Gulliksen believes certain elements of MEMS technology could be made mainstream and commoditised if there were organisations such as a standards bureau to do registration. "That would make it easier for companies to get into using MEMS without having to foot the bill with an expensive, proprietary design," he said. "It shifts the risk to the MEMS manufacturer, but it also gives them potential for a much wider market."
He noted that the MEMS industry could learn some lessons from the early years of the semiconductor industry. Semiconductors were assigned a Jedec number so that member suppliers could submit a version of a device that conformed to the performance and package configuration specification for that type. The Jedec convention introduced interchangeability and the possibility for multiple sourcing of a given IC.
A MEMs special-interest group is being formed now, according to Gulliksen.
"When it comes to second sourcing, Agere is big with multisource agreements," said Ray Nering, director of strategic marketing for optoelectronics at Agere Systems (Breinigsville, Pa.). "For functionality, we would like to work in some areas with a common footprint and protocol with these devices."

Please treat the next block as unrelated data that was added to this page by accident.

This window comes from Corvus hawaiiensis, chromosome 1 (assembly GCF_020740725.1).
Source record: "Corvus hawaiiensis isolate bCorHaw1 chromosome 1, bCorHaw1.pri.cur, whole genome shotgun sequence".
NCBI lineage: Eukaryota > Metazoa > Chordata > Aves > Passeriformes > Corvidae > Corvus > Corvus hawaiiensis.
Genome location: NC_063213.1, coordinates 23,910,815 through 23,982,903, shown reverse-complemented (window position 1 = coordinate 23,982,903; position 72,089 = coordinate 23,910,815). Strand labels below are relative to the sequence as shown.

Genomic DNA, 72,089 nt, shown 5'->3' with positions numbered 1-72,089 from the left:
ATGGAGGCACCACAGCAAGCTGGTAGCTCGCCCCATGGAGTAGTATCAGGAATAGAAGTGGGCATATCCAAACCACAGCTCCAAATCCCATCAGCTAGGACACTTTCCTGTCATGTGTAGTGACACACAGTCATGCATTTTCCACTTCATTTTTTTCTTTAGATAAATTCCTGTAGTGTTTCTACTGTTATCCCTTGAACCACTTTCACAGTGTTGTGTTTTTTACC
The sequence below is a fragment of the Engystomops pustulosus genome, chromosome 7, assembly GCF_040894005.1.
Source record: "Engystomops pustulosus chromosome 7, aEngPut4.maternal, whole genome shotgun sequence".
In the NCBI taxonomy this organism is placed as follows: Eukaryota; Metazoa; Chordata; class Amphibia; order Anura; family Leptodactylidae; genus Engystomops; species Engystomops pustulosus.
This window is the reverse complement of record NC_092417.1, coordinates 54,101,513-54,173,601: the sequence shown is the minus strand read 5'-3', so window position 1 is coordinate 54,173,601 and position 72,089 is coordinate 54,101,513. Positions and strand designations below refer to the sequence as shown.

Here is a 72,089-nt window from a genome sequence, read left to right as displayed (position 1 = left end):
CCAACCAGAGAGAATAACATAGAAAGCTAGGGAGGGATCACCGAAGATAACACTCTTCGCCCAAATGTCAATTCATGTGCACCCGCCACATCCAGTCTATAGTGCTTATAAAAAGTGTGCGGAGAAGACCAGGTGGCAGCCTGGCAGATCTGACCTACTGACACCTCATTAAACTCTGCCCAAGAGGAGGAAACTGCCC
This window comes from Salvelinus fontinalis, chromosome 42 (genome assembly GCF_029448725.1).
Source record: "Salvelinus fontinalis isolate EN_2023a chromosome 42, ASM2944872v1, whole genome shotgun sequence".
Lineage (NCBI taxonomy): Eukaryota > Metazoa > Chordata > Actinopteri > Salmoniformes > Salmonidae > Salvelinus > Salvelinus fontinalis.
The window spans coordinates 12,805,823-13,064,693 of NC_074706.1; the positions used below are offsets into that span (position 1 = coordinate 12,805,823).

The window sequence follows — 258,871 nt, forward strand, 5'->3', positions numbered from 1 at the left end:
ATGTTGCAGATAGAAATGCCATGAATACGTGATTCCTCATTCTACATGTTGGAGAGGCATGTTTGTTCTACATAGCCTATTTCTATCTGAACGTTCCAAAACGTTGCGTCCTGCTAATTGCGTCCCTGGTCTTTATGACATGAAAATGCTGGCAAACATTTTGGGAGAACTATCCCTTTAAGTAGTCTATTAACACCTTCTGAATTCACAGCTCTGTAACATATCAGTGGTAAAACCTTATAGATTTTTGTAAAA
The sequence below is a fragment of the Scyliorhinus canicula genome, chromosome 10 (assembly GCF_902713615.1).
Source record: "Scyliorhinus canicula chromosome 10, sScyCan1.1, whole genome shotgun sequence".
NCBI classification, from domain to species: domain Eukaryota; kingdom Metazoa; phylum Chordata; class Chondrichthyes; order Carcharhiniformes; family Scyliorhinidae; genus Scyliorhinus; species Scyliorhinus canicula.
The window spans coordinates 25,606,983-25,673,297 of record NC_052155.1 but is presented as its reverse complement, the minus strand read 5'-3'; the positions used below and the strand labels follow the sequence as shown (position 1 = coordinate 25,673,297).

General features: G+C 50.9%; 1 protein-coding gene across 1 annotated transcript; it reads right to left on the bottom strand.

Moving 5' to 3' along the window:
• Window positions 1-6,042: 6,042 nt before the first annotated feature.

But Nering said it is possible for optical MEMS component makers to build their own markets. "Our focus is on 3-D MEMS, where we are interested in working with people who can scale to those kinds of dimensions," he said. "It may not be a 256 x 256 [port] device, because not everyone has that capability. But we are willing to talk about smaller devices."
Nering sees a push to bring switches closer to the edge of the network. In those cases, the switches tend to be a bit smaller - at 32 x 32 or 64 x 64 ports. "So, will it become as small as 16 x 16 or go up to a 128 x 128? We see people approaching the market in different ways." Agere is ramping up its 64 x 64 3-D optical switch (the 5200 series) to test the market.
"From our standpoint, even though we are using a different technology or someone else may be using a different technology, we think there is the ability to package the base technology in a way that makes it indistinguishable from another company's product," he said. That would make it possible for customers to have second-source options, even if there are no industry standards in place right now, said Nering.
"There may be an optical standard, determined by some type of industry standardisation at some time," he said, "but the footprint and any interface to it - basically the nuts and bolts to engineering a product - will be done by the players themselves."